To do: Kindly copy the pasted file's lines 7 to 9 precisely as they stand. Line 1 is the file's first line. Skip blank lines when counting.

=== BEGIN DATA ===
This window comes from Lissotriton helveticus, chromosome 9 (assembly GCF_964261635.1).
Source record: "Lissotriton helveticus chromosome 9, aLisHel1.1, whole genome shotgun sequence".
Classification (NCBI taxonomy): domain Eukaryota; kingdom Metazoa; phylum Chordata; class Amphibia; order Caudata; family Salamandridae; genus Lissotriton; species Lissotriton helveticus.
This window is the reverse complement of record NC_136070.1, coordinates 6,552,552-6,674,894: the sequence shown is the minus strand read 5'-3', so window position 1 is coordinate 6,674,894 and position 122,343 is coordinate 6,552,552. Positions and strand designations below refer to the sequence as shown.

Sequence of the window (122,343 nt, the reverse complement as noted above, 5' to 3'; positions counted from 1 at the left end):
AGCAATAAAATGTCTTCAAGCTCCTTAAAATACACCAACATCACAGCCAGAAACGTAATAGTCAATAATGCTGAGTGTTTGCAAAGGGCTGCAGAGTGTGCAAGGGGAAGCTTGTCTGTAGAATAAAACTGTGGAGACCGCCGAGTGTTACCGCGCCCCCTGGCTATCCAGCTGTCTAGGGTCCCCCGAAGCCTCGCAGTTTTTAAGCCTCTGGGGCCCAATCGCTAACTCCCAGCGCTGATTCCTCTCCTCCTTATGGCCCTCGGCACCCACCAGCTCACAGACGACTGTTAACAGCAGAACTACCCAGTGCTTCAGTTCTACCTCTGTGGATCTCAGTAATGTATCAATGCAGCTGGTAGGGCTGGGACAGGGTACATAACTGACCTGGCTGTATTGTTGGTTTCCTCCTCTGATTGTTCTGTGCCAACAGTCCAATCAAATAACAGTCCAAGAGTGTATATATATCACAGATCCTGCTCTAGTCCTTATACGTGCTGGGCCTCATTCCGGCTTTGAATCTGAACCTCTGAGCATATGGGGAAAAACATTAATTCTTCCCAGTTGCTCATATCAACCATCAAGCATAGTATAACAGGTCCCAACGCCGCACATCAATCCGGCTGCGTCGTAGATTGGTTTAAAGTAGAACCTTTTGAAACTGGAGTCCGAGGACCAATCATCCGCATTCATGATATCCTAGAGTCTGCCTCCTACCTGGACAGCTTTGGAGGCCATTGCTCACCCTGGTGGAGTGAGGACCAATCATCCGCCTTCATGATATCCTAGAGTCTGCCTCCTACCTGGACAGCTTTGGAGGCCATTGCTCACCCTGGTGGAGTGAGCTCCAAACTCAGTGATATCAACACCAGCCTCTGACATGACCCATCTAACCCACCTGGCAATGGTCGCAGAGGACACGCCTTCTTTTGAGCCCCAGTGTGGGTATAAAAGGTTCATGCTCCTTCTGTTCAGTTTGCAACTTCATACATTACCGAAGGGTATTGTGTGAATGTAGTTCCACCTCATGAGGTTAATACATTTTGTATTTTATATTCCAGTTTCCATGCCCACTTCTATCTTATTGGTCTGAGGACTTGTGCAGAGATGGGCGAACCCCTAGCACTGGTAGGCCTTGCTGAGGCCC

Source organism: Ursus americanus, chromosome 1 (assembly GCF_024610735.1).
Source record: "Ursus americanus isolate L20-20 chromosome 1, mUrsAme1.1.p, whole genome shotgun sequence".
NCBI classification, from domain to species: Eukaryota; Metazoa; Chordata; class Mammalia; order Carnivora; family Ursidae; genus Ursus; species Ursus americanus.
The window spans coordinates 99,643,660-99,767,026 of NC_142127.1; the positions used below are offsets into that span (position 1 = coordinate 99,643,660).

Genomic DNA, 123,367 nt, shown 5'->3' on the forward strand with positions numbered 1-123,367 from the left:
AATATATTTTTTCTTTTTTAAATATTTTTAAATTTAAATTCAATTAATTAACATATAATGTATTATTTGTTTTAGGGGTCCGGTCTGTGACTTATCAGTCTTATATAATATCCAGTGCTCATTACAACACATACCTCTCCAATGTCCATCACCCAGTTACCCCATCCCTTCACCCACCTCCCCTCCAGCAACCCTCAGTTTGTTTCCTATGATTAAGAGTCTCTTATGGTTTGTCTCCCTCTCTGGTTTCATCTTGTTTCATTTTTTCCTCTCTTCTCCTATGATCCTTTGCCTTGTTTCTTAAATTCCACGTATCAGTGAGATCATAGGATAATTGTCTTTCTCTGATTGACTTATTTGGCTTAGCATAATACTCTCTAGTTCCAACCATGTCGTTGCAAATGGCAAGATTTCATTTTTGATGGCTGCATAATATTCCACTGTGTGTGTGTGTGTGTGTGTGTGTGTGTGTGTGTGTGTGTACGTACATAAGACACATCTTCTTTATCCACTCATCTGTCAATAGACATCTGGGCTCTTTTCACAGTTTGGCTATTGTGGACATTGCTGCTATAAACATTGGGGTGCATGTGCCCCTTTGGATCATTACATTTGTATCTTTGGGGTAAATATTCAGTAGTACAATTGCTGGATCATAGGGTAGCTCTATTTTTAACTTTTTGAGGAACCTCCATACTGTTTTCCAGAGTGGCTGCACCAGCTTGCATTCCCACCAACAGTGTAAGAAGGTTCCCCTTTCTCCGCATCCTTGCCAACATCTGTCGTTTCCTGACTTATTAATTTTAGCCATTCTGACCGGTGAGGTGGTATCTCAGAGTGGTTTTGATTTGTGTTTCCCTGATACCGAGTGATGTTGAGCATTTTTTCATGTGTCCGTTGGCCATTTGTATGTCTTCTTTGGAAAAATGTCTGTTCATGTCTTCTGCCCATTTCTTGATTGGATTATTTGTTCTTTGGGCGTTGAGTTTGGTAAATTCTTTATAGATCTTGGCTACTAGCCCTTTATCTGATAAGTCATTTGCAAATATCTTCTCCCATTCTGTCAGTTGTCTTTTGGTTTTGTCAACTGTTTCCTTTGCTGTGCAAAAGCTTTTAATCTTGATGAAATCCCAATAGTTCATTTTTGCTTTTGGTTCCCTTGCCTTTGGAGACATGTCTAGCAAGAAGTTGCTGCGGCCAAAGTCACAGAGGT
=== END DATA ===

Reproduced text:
Source organism: Ursus americanus, chromosome 1 (assembly GCF_024610735.1).
Source record: "Ursus americanus isolate L20-20 chromosome 1, mUrsAme1.1.p, whole genome shotgun sequence".
NCBI classification, from domain to species: Eukaryota; Metazoa; Chordata; class Mammalia; order Carnivora; family Ursidae; genus Ursus; species Ursus americanus.